Surrounded by players of star quality at club level, Gareth Bale and Christiano Ronaldo’s international football tells a different story. Don’t get me wrong, far from stating that Wales are on a par with Portugal, I am merely stating that the players available to Chris Coleman have similarities to Portugal. The Portugese are ranked eleventh in Fifa’s World Rankings and Wales lie in fourty fourth place. Given his first start in 2008 and amassing 20 in total, Boaz Myhill retired from International Football this year and it looks as though Wayne Hennessesy will take over. For the Seleccao, veteran goalkeeper, Beto, is between the sticks. He had to bide his time though, due to Eduardo and Rui Patricio starting ahead of him in the opening World Cup matches.
Somebody claimed that men can’t multi-task once and they must have forgot about Fabio Contreao when doing so. He is a left back and a winger, bombing forward in support of Nani and demonstration the positional skills, pace and awareness of a Real Madrid player. He is the best in the game by my reckoning. Whereas Portugal have a ready made defender, Wales have a player that could one day be as good. Ben Davies has left Swansea City for Tottenham Hotspur and in doing so, he will show Spurs why they keeping going Welsh. From Cliff Jones to Gareth Bale to Ben Davies, it’s just a matter of time before he is classed in the same bracket .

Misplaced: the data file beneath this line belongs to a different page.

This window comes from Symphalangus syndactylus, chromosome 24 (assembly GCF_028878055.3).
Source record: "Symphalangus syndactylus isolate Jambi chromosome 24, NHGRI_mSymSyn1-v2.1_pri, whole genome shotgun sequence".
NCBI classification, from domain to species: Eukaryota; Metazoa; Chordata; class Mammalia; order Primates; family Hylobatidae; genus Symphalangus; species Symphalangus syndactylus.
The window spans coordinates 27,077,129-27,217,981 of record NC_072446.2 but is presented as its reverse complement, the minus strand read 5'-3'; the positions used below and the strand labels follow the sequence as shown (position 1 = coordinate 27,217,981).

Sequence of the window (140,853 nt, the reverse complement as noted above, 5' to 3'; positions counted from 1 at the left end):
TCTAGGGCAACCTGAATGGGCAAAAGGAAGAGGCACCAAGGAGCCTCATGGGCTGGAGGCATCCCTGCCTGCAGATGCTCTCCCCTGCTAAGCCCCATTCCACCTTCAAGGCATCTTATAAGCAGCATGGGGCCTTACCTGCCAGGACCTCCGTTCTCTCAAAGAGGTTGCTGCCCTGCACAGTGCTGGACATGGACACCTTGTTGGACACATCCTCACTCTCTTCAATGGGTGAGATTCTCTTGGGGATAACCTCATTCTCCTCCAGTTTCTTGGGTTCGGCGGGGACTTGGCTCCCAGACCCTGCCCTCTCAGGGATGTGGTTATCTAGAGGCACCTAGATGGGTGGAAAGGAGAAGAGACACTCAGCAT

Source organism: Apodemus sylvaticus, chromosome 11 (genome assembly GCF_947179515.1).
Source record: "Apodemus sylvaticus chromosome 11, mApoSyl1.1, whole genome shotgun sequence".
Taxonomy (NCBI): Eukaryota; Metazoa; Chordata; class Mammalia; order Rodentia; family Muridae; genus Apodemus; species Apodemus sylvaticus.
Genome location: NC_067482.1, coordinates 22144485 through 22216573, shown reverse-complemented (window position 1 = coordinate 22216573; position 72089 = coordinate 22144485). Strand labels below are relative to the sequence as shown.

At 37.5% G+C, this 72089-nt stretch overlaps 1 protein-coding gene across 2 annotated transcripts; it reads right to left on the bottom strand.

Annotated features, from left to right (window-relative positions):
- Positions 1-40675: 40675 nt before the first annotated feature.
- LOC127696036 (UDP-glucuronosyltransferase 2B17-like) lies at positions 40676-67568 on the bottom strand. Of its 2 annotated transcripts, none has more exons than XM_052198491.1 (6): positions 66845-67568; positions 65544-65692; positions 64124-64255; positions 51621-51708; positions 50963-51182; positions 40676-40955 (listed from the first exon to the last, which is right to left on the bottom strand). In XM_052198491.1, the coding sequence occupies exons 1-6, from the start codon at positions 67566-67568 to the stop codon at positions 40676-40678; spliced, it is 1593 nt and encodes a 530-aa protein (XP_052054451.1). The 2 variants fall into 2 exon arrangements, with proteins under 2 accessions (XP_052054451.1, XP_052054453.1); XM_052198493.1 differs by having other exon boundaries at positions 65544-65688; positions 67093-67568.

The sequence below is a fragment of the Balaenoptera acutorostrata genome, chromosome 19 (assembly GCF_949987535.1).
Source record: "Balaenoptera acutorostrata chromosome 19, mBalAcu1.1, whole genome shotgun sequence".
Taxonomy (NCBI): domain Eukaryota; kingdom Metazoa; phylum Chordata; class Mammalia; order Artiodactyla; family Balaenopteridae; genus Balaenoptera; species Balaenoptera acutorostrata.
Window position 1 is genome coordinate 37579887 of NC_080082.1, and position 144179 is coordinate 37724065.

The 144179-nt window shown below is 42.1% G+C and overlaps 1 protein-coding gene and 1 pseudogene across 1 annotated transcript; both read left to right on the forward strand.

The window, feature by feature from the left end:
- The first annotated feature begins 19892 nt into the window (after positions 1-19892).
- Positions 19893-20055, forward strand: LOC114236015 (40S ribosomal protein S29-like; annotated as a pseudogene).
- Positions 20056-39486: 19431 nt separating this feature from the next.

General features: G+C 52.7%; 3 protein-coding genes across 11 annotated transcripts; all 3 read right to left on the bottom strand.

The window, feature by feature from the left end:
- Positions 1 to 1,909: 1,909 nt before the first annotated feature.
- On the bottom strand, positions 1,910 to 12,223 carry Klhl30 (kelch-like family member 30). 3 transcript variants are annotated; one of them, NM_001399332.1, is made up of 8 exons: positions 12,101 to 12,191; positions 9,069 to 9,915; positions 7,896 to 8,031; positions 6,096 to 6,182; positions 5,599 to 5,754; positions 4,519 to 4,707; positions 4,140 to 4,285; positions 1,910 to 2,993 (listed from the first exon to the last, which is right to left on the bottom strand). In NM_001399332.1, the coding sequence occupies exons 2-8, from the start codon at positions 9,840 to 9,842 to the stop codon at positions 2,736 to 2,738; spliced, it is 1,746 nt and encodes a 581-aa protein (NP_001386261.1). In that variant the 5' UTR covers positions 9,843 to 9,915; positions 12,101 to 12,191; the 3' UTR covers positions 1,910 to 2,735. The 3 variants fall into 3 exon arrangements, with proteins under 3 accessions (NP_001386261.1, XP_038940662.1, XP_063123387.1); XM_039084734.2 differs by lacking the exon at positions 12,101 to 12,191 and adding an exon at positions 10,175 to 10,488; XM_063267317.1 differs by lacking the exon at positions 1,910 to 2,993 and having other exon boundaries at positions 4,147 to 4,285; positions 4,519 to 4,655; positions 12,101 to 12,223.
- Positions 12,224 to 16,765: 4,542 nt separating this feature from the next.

At the heart of the defence, Ashley Williams is a regular Premier League performer and has the pace and presence to marshall the younger players that accompany him. James Chester scored against QPR this season and the former Manchester United man appears to be a reliable defender on the whole. Glitches were shown up against Stoke although I think the faith Steve Bruce has shown in him says it all.